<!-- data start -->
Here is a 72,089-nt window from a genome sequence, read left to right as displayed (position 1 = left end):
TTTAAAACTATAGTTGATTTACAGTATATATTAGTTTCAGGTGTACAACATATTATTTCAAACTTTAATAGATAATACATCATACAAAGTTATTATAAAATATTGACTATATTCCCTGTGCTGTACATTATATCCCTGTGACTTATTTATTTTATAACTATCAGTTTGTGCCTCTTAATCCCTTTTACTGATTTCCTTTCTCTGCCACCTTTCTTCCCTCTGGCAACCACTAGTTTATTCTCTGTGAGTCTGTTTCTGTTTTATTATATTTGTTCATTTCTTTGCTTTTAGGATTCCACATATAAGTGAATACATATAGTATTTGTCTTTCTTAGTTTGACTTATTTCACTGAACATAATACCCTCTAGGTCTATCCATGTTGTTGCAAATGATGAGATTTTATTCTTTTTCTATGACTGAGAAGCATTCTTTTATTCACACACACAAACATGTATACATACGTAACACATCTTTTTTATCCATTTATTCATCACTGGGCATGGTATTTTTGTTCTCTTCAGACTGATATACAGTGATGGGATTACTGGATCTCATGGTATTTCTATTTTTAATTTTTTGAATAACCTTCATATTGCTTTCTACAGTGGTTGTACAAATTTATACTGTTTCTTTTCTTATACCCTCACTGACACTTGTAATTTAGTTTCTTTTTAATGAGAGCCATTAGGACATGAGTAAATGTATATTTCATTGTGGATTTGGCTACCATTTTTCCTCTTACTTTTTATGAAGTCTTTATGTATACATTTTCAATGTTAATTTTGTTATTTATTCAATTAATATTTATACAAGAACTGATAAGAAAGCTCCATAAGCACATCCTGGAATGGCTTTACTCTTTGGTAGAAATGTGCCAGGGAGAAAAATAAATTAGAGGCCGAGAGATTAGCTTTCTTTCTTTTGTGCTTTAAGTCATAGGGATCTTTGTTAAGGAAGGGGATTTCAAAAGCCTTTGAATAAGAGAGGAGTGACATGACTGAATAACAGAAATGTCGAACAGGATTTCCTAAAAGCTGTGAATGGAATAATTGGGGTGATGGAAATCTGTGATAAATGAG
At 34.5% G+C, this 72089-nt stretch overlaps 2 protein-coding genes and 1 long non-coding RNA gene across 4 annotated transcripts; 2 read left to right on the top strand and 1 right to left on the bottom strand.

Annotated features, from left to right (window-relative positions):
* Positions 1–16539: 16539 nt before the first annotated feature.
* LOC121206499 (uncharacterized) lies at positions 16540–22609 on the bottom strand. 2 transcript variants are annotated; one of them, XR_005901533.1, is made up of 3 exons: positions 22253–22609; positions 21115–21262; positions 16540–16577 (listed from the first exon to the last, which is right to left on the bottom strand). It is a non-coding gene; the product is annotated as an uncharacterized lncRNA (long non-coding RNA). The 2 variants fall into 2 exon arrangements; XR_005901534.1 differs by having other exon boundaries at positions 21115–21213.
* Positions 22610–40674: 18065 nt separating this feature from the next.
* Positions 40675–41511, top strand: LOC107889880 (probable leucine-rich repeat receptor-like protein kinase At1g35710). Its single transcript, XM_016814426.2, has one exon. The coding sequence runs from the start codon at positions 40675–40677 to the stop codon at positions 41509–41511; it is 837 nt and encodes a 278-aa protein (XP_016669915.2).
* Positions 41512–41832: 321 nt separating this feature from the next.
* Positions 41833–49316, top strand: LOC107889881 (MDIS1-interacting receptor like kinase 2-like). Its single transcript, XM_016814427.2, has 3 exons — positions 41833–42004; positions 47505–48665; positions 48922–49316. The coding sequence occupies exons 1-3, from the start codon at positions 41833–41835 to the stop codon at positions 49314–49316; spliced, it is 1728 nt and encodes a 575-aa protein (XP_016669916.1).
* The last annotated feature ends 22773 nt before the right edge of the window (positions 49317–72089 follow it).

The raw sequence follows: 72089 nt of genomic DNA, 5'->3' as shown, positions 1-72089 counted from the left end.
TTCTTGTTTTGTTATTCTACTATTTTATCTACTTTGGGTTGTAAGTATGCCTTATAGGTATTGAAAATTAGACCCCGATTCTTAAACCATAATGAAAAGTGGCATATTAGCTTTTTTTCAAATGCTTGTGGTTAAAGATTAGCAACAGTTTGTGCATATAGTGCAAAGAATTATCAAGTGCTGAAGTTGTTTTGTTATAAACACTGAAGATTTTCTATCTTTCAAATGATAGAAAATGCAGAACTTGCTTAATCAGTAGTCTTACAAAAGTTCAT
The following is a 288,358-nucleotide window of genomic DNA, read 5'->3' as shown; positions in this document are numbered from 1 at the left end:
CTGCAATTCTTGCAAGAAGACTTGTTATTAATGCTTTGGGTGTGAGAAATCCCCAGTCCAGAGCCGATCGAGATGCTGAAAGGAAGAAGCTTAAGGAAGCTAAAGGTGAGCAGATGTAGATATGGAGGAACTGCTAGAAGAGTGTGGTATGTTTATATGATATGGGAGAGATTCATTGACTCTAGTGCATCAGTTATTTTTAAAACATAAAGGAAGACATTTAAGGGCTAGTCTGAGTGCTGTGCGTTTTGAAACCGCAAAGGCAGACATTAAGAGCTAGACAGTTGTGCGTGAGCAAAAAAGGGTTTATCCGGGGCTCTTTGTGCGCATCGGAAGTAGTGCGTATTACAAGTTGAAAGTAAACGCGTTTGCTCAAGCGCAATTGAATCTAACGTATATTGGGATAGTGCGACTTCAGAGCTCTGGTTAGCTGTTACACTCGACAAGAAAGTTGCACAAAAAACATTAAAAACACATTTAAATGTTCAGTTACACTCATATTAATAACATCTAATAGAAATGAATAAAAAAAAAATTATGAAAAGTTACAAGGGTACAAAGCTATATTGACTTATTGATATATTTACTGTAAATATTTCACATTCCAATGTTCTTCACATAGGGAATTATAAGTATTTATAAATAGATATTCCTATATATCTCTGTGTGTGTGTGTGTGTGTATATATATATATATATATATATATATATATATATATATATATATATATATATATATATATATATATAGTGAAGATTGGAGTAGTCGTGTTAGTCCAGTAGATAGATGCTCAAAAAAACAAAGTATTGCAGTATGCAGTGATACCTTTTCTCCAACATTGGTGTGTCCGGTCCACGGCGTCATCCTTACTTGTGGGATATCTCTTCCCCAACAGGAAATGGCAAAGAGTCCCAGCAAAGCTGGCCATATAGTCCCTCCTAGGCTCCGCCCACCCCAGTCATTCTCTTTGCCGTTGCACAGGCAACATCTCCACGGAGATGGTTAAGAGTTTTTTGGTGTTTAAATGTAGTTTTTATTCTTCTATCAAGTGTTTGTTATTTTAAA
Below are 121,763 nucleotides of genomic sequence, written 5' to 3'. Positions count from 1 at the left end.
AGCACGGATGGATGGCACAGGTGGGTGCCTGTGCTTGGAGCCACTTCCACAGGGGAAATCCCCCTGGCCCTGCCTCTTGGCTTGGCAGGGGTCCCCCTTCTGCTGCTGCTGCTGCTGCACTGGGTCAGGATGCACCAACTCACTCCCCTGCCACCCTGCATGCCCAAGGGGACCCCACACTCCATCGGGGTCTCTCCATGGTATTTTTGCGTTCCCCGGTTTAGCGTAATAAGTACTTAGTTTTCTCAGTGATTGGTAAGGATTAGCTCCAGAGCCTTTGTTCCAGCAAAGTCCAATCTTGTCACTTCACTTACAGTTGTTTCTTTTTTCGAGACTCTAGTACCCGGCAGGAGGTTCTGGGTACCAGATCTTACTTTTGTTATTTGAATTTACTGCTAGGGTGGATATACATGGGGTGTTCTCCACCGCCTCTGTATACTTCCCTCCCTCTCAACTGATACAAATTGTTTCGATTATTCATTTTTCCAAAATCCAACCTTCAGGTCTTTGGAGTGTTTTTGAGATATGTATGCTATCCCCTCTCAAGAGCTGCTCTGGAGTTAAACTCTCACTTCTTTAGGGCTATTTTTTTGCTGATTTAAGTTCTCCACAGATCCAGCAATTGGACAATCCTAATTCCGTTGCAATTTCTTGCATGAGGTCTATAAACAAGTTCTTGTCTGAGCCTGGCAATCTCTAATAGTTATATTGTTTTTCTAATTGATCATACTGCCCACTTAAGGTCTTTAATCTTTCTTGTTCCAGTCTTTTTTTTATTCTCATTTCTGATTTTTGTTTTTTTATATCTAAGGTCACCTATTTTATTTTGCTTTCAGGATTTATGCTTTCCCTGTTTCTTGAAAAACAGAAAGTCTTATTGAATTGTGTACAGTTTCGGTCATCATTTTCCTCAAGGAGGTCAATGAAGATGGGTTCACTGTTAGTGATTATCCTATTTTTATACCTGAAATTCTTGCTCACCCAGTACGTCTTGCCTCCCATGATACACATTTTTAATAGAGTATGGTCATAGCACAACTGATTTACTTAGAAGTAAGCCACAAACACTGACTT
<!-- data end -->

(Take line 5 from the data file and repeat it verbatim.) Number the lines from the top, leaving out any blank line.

* Positions 1–16539: 16539 nt before the first annotated feature.